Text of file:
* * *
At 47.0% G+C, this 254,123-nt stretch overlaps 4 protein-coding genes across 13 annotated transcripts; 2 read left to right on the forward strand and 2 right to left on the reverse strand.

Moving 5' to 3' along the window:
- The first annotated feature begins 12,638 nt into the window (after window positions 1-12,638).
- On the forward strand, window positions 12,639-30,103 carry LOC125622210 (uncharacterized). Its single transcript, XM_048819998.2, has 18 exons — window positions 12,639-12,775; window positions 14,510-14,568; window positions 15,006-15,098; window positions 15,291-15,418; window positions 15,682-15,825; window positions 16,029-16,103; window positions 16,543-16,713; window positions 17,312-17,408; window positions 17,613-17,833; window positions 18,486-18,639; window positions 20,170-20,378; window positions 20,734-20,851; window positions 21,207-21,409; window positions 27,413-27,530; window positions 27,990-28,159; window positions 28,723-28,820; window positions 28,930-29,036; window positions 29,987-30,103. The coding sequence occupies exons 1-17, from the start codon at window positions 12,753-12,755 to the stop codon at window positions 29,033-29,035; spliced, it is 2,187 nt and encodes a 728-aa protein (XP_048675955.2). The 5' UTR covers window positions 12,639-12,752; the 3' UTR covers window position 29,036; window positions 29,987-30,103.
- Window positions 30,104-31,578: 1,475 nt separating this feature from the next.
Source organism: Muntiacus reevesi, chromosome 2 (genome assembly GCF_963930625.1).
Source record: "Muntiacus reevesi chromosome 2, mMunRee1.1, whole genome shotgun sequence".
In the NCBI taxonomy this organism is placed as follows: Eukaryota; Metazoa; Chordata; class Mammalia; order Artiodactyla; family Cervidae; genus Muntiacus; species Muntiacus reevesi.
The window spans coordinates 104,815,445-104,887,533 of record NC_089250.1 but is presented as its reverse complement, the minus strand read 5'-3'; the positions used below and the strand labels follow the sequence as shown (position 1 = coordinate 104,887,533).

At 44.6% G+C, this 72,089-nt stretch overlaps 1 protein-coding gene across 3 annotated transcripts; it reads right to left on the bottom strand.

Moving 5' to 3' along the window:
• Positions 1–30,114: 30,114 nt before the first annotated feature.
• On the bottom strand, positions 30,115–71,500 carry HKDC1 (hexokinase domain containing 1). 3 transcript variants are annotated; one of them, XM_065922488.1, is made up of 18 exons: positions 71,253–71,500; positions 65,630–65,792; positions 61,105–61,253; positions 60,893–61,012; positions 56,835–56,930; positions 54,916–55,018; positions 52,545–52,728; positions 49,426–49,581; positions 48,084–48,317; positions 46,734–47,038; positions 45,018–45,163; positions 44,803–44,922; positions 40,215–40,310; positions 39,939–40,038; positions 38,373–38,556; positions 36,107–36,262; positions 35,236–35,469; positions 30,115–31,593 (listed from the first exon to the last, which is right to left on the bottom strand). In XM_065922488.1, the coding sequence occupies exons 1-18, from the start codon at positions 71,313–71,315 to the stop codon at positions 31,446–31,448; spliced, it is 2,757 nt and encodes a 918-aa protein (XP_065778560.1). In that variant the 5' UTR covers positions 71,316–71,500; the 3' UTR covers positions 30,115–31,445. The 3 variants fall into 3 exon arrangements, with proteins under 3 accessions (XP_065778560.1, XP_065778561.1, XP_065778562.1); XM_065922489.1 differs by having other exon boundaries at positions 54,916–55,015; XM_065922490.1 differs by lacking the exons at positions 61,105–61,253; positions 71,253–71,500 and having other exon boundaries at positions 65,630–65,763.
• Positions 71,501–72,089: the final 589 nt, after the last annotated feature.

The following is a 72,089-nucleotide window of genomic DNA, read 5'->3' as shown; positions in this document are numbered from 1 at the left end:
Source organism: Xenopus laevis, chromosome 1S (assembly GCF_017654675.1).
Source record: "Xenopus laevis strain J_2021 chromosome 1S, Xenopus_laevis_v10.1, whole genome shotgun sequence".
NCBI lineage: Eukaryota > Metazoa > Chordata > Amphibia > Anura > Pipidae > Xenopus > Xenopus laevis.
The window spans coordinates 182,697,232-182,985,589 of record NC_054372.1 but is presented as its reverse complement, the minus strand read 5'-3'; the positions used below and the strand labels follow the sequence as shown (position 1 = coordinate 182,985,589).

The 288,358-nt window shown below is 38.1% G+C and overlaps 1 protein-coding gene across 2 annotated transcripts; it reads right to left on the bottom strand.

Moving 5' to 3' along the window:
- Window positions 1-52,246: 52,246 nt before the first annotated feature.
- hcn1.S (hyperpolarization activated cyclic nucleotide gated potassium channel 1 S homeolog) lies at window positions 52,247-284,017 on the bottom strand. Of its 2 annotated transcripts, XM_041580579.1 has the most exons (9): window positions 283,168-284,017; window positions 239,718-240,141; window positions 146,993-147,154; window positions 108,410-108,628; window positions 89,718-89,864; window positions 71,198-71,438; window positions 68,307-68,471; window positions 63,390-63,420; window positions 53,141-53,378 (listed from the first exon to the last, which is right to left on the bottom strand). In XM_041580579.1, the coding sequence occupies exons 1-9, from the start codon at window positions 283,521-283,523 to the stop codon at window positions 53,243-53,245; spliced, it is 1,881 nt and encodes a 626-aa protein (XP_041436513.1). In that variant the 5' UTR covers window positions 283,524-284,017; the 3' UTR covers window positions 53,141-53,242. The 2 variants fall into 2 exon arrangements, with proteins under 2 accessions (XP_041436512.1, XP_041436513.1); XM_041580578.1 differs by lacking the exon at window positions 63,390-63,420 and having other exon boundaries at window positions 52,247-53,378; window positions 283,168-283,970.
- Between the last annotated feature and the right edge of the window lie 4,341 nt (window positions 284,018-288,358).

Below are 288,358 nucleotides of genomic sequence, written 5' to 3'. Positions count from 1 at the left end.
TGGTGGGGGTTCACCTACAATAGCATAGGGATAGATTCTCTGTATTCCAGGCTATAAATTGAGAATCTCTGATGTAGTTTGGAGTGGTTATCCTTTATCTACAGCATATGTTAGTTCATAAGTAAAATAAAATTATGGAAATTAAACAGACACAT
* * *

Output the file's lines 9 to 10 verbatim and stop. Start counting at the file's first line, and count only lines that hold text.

The window spans coordinates 104,815,445-104,887,533 of record NC_089250.1 but is presented as its reverse complement, the minus strand read 5'-3'; the positions used below and the strand labels follow the sequence as shown (position 1 = coordinate 104,887,533).

At 44.6% G+C, this 72,089-nt stretch overlaps 1 protein-coding gene across 3 annotated transcripts; it reads right to left on the bottom strand.